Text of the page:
He may be a scumbag, but he’s entitled to sing his opinions, at least, so long as he stops short of actual incitement to violence. A reggae singer who calls himself “Sizzla” has been stopped from performing in Paris because of his evidently hateful lyrics calling for violent attacks on gay people. In France his concerts were cancelled (according to the BBC) “because of the risk of public disorder,” while in Britain concerts have been cancelled because of public pressure organized by Outrage. The outcomes may be the same, but how they are arrived at matters: assuming that the media descriptions are accurate, the latter is justified, the former is not. It’s disturbing that so many seek to silence expressions of vile and disgusting opinions, rather than, say, to refute them.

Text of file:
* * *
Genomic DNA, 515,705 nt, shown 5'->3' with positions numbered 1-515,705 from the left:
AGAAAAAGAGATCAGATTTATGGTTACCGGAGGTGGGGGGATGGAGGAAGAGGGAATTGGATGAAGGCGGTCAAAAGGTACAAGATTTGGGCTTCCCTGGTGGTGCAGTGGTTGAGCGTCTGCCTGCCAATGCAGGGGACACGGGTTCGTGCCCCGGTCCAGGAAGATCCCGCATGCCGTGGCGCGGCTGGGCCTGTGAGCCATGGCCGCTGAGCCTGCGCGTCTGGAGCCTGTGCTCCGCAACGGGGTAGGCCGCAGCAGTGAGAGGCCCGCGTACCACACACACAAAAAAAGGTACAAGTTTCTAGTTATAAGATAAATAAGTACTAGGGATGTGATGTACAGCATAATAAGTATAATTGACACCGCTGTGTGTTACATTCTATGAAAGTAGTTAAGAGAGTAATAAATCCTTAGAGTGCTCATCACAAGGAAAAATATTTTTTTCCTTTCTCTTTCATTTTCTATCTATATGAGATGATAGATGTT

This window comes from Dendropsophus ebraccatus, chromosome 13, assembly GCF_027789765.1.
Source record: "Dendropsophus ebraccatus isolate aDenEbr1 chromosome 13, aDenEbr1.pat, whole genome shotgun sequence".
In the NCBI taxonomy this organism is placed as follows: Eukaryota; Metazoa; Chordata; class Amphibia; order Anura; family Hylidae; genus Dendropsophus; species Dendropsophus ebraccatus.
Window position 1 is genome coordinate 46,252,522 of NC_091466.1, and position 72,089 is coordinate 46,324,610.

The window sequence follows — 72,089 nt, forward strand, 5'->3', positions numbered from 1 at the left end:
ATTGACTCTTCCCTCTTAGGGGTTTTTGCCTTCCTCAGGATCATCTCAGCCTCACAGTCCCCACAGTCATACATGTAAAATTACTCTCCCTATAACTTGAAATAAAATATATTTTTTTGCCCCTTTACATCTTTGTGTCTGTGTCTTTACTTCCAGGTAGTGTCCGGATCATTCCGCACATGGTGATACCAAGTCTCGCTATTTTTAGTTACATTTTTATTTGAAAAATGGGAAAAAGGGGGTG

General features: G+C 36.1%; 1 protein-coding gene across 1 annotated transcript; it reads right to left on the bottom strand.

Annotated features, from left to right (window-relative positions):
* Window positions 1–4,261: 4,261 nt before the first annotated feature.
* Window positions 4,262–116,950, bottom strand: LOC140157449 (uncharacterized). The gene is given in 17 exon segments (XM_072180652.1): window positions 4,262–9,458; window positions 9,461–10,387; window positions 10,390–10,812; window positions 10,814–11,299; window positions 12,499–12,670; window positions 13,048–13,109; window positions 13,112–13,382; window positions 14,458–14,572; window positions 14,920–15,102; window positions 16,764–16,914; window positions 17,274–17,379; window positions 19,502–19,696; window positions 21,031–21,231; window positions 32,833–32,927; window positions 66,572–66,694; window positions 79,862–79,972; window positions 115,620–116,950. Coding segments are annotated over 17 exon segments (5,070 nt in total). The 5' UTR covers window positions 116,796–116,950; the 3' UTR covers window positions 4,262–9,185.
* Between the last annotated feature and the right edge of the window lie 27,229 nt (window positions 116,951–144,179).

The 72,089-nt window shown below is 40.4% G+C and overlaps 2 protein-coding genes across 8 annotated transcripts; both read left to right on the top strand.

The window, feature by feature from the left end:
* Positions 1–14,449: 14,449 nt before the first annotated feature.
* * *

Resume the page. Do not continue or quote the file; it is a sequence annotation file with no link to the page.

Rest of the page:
P.S. I know that some will deny that incitement to violence is in any way criminal, and will cite the fact that “even” Murray Rothbard may have thought that, but I’m not convinced. Chanting “Kill the Niggers” in front of the home of a black family who are then dragged out and hanged is clearly criminal involvement in an act of violence; it’s not a legitimate exercise of “free speech” to instruct others to go and kill innocent people, or to pay them to do so, or to whip them into a frenzy that erupts in violence. There is a difference between incitment and expressing the opinion that that ought to happen; the former is evil and criminal and the latter is merely evil.